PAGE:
After the successful launch of the Chair exhibition at Tinsmiths in Ledbury, I took a trip to visit a couple of colleagues who run chair-making courses to take some photos for my forthcoming presentation on 15th July about Philip Clissett and his chair-making legacy.
First I called on Tim Gatfield, who had attended a course with Gudrun at Clissett Wood about 15 years ago and after a few years as her assistant, he purchased a woodland just north of Bath. With the help of many volunteers, he has built a beautiful set-up of workshops, round-houses and cabins in which he hosts a series of green wood courses at The Cherry Wood Project throughout the summer.
I arrived during the last few hours of a 9-day chair-making course. Three participants had already left but the others kindly posed with Tim and his two apprentices, proudly displaying the splendid results of their time in the workshop.
A couple of years ago, after quite a struggle, he obtained full planning permission, not only for his woodland work and the courses but also for a large yurt in which he lives with his wife and their two children – a well-deserved reward for years of hard work. After an evening meal with Tim and Debs and a night in one of the cabins, I lit the fire for a cuppa and some breakfast ready to set off for my next port of call at Westonbirt Arboretum.
One of my last photos at Cherry wood was the compost toilet, situated across a suspended walkway among the trees. I couldn’t help but contrast this with a structure linked to the recent extravagant tree-top walkway recently installed by the Forestry Commission. 24 years ago, I spent a few weeks in the autumn at the arboretum with my then girl-friend Tamsin, producing baby-rattles on the pole-lathe to sell to the streams of visitors coming to see the autumn colours. How things had changed since then! Instead of a tiny kiosk with one attendant, I was greeted by a huge entrance building with automated turnstiles.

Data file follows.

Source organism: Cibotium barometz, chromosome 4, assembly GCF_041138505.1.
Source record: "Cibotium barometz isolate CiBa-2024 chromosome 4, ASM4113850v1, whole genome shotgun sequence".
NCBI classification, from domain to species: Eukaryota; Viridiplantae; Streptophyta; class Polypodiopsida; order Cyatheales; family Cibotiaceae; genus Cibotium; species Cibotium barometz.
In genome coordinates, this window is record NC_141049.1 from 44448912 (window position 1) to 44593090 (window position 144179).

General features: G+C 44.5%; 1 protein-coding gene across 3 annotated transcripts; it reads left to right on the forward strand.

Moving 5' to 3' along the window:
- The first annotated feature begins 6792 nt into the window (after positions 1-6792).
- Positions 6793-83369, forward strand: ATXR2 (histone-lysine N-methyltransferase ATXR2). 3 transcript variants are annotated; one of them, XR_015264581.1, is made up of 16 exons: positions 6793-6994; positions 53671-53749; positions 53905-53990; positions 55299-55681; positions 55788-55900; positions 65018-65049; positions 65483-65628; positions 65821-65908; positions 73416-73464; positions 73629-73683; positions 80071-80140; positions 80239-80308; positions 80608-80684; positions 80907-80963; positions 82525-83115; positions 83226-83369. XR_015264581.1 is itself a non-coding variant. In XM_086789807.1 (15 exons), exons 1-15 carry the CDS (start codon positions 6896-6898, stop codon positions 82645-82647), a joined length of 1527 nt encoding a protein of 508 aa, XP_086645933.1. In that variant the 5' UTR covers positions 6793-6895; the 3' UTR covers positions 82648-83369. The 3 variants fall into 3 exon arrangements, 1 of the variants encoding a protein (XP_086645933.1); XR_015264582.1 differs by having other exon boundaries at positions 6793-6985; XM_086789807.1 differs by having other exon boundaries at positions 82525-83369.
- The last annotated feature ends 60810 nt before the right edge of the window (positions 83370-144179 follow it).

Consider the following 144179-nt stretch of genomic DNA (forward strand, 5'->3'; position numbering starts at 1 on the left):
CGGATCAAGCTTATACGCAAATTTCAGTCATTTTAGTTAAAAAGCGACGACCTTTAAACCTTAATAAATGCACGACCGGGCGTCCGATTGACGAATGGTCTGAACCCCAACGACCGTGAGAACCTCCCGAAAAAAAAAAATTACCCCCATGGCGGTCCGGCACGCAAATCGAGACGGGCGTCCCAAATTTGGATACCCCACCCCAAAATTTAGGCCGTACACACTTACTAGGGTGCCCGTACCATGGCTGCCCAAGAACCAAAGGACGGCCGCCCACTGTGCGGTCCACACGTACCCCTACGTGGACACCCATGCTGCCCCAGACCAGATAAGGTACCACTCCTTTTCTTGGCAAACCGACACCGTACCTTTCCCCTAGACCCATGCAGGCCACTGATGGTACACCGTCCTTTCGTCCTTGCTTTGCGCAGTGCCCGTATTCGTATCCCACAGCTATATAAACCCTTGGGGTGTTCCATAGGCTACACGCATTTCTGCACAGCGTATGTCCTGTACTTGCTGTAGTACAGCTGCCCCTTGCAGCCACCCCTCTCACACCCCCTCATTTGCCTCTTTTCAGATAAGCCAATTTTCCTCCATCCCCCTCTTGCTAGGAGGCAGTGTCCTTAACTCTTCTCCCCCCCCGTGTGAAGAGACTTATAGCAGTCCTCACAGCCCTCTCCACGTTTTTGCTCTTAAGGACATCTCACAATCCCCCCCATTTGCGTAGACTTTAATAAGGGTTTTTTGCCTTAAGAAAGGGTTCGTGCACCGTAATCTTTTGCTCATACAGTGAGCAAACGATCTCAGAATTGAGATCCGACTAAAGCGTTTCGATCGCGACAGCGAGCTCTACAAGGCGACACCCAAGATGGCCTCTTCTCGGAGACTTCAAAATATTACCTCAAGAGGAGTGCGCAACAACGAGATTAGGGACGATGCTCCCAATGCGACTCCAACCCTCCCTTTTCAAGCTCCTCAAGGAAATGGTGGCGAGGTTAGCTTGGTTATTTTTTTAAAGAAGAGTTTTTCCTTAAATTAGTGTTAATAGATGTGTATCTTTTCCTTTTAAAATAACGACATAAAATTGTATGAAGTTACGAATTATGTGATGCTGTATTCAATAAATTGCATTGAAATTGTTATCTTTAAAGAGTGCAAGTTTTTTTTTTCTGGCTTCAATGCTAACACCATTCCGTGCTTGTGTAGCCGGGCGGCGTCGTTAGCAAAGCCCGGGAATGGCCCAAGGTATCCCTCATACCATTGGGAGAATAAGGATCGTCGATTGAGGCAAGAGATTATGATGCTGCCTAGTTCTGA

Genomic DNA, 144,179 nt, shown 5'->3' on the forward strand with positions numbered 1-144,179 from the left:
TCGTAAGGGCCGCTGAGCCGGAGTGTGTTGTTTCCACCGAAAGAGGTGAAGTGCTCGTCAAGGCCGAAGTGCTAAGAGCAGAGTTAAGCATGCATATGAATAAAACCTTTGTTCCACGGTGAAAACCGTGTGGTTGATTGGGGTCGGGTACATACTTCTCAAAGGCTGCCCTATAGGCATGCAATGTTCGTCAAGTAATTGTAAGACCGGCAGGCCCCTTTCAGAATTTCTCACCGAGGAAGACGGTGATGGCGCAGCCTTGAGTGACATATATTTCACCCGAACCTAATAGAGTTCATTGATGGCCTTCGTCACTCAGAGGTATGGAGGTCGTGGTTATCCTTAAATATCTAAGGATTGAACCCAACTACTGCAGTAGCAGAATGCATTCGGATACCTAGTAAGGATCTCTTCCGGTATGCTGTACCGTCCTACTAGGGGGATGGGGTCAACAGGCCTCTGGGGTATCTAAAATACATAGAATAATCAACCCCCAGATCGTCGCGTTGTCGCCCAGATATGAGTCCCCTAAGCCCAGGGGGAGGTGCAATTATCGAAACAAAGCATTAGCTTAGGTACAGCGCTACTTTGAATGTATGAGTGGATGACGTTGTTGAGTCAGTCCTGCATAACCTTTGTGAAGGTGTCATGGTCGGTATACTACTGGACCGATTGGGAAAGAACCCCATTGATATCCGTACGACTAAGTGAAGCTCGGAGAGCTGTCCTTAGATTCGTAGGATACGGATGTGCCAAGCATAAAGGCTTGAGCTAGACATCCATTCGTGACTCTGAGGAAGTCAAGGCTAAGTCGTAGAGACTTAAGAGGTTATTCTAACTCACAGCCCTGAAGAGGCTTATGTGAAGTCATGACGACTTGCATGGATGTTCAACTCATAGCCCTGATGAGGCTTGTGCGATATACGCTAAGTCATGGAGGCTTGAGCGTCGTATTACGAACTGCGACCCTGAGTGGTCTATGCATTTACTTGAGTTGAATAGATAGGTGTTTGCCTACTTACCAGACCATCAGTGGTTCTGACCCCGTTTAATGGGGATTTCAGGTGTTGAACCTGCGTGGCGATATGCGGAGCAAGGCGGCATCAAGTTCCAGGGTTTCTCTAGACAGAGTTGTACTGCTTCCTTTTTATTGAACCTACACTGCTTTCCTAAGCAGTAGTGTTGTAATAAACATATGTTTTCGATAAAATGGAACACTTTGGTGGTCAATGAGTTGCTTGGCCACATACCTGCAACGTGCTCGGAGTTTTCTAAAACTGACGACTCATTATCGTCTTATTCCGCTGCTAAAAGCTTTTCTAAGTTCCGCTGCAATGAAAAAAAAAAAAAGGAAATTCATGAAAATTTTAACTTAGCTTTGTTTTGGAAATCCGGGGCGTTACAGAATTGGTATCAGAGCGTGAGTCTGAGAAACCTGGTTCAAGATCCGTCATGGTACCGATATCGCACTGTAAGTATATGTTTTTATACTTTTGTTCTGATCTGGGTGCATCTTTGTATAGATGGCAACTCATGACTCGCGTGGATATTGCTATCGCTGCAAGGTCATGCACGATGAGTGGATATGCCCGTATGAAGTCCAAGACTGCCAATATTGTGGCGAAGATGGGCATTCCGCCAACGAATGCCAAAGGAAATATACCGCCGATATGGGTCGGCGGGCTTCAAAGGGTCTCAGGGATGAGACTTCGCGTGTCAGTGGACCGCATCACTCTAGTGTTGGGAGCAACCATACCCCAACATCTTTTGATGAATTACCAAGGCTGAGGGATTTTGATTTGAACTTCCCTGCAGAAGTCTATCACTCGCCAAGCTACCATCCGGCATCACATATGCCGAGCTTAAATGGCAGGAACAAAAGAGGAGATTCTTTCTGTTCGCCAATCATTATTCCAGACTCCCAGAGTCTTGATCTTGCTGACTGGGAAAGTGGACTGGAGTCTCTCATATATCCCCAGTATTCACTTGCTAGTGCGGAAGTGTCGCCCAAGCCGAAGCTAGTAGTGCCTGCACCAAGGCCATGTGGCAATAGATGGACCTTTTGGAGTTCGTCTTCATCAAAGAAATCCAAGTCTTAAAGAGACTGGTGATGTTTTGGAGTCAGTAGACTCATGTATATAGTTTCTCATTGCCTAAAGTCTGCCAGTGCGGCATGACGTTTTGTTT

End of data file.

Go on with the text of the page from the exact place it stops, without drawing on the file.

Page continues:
I found my way to what until recently had been Westonbirt Garden Centre, which closed and was then used as a builders yard during the construction of the spectacular tree-top walkway.
Now the yard was in operation as the base for Windsor chair-making courses run by my colleague Paul Hayden, who had attended one of my courses way back in 1989. I couldn’t help being stuck by the contrast between Paul’s ‘builders yard’ and Tim’s ‘woodland idyll’ but they are both equally valid embodiments of a genuine enthusiasm to convey the delights of working with greenwood.
I took this photo looking down from the walkway as Paul was just getting underway with the start of a six-day chair-making course. Although he has been running courses at Westonbirt with his colleague Peter Murray for several years, Paul’s enterprise is about to take a leap forward when he hopes this summer, to gain planning permission to turn his ‘yard’ into a full blown green wood centre with a permanent workshop, a sawmill and a shop. With the arboretum catering for around half a million tree-lovers each year, most of whom will walk across the tree-level walkway to gaze down onto Paul and his chair-making students, I’m sure Paul will play a major role in keeping alive the tradition of making chairs by hand.